The
Electron Glutton Atom




The New Animation
Never Published (March 2005)
Imagine the scene: Spongebob Squarepants is singing a happy song, skipping his way down the streets of his watery home, holding hands with best buddy Patrick Star, the pink starfish. Suddenly, they are confronted by fuddy-duddy neighbor Squidward Tentacles, who shouts at them for touching each other that way! Spongebob and Patrick recoil in horror, looking at their hands, realizing the terrible sin they’ve committed. Safely separated from each other—and from any latent homosexual urges—they sit and pray quietly for forgiveness.

Welcome to future of American animation.

The ridiculous assault on cartoons and children’s programs by the so-called moral crusaders of the right continues. Having already accused a happy sponge of secretly advancing the “gay agenda” of tolerance, Focus on the Family shifted its broadsides to Postcards from Buster, a PBS show that had the temerity to show a real-life happy, lesbian couple, a scene that does not conform to the straw-man image of homosexual promiscuity that this group and others like it attempt to fashion out of rumor and fear mongering. Perhaps they should change their name to Focus on Sex.

It amuses me that these organizations see secret agendas all over the place. The latest target is the movie Shreck 2, which features a very masculine ugly step-sister, a character the Traditional Values Coalition claims is transgendered. Possibly they are correct, but I watched the movie the other night and that didn’t occur to me. More to the point, would it occur to children? Do they even know what transgendered means?

I’m reminded of medieval penitentials, texts that prescribed specific punishments for a range of sins committed against God and the church. Strangely enough, regular folks could have used the penitentials as manuals for all sorts of interesting deviant acts. It seems that the celibate monks who wrote these texts thought an awful lot about sex, spending their days dreaming up new and interesting ways to sin, then quickly devising punishments to correct those same sins.

Sounds familiar, doesn’t it? Most people are completely undisturbed by Spongebob, and consider him a fine character for their children to watch. But the anti-gay media police sees conspiracy and innuendo in every corner, in every shadow. As the Vancouver Sun recently pointed out, would these groups have complained about Bugs Bunny cross-dressing to avoid the inept Elmer Fudd during rabbit season? The truth is, if you’re looking for something that hard, you’re much more likely to find it, even if it isn’t actually there.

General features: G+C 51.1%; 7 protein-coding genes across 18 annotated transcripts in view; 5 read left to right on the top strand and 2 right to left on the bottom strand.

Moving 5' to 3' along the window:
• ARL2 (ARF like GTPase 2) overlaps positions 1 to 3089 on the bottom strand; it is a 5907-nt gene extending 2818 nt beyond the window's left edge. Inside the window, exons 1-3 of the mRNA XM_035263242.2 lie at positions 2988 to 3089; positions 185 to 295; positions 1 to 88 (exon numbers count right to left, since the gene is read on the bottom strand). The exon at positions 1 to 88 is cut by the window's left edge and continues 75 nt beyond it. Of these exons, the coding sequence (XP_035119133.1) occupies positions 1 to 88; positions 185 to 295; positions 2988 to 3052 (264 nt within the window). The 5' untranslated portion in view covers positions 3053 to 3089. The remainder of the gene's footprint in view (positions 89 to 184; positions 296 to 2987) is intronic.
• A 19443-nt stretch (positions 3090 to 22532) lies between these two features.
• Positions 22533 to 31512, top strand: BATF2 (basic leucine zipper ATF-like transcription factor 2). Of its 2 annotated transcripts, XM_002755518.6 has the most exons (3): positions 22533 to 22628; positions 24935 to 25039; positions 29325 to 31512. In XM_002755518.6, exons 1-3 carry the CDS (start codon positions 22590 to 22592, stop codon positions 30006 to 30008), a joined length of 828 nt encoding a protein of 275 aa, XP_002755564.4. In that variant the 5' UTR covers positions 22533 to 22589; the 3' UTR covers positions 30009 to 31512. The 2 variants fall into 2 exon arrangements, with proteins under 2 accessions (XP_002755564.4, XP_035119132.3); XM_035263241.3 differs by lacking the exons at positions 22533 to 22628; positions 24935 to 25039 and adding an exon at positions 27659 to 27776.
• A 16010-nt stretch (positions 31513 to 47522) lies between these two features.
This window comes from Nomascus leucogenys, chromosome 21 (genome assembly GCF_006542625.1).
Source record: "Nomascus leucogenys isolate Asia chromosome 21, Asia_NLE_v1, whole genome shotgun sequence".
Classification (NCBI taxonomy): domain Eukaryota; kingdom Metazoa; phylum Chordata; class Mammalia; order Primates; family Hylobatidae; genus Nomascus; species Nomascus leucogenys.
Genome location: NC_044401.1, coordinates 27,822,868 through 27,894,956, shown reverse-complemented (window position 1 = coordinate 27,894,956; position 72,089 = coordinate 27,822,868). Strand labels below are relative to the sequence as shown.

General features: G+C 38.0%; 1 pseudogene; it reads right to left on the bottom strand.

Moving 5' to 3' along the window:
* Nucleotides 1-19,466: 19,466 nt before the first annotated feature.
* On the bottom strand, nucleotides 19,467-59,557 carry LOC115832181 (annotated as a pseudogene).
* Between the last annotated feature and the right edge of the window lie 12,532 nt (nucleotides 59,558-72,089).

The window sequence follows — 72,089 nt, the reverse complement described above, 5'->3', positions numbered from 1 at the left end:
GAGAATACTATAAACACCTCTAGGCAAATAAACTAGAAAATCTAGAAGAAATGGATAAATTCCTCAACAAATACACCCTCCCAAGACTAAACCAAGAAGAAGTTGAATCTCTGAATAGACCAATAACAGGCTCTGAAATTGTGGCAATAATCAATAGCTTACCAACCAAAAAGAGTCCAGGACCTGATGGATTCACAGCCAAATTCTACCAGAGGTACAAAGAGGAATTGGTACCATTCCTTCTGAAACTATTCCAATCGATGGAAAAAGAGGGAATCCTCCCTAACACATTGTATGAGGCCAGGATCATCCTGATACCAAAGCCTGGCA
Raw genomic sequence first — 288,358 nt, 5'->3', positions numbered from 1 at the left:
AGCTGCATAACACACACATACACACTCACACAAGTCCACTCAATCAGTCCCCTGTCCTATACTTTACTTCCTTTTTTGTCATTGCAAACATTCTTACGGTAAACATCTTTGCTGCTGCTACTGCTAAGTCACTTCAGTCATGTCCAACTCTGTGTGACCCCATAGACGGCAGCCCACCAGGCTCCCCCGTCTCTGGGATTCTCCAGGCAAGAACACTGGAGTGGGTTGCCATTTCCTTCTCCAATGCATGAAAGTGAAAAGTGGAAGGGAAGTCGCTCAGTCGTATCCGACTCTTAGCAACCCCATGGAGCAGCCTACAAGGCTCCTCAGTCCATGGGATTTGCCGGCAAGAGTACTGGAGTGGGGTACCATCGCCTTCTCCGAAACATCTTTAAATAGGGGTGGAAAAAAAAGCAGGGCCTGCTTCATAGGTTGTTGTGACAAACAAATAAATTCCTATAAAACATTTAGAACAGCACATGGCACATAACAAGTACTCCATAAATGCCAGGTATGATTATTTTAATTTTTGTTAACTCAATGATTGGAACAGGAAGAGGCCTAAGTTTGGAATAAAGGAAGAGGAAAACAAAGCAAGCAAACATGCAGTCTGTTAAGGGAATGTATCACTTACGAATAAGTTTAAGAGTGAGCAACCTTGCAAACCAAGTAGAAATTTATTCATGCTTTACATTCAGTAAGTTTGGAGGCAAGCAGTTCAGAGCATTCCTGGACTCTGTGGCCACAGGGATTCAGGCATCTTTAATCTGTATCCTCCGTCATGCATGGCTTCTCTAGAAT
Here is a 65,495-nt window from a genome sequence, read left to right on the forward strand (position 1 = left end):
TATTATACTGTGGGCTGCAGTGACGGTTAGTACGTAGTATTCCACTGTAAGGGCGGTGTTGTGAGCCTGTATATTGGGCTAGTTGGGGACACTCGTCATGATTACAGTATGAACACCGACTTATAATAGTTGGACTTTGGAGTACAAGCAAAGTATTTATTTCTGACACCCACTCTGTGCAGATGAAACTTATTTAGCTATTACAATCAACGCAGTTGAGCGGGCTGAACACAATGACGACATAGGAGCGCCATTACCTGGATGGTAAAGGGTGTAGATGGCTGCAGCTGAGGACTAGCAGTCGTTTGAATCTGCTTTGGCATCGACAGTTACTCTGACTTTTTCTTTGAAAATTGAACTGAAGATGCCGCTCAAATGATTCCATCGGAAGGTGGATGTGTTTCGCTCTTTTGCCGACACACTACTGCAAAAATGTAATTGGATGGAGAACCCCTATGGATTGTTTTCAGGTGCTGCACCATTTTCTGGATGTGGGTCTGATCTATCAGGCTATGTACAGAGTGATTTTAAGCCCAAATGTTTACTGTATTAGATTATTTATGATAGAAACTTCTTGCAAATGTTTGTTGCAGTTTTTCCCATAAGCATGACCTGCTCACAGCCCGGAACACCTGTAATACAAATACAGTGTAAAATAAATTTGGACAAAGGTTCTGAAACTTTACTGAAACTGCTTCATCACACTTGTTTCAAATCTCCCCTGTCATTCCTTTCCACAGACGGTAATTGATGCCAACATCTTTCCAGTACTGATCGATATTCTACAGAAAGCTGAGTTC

Of course, this all goes back to the nature vs. nurture debate on homosexuality. If it is true, as the religious right would have us believe, that homosexuality is simply a choice that people make, a choice that they would be able to give up if they only tried hard enough, then exposing our children to the idea that homosexuality is OK, that it does not, in fact, lead to the highway to hell, will drive them all to “be gay.” The fact that there is no proof to support this hypothesis is irrelevant. Fear is the driving force behind the whole anti-gay movement, fear of the different, of the unknown.

Homosexuals “choose” to be homosexual for the same reason black people choose to be black: because they are. They have every right to be proud of what they are, and no one should try to force them to be something else, no more than we would try to force a black man to be white.

Now the FCC is being used as a tool of intimidation and censorship, barring perfectly legitimate broadcasts because of the prurient interests of a small minority of people who, in many cases, may not even have seen the program in question. When stations are afraid to run movies like “Saving Private Ryan” because of these illegitimate “concerns,” it seems obvious things have gone too far. We should not need the government to tell us that children shouldn’t watch a graphic war movie, nor should they ban it from being seen by responsible adults.

Everyone has the right to not watch what they don’t want to see, but that right does not extend to stopping me or anyone else from seeing what we want to watch. Turn off the TV, stay at home, and read a book. Maybe a penitential will broaden your mind.
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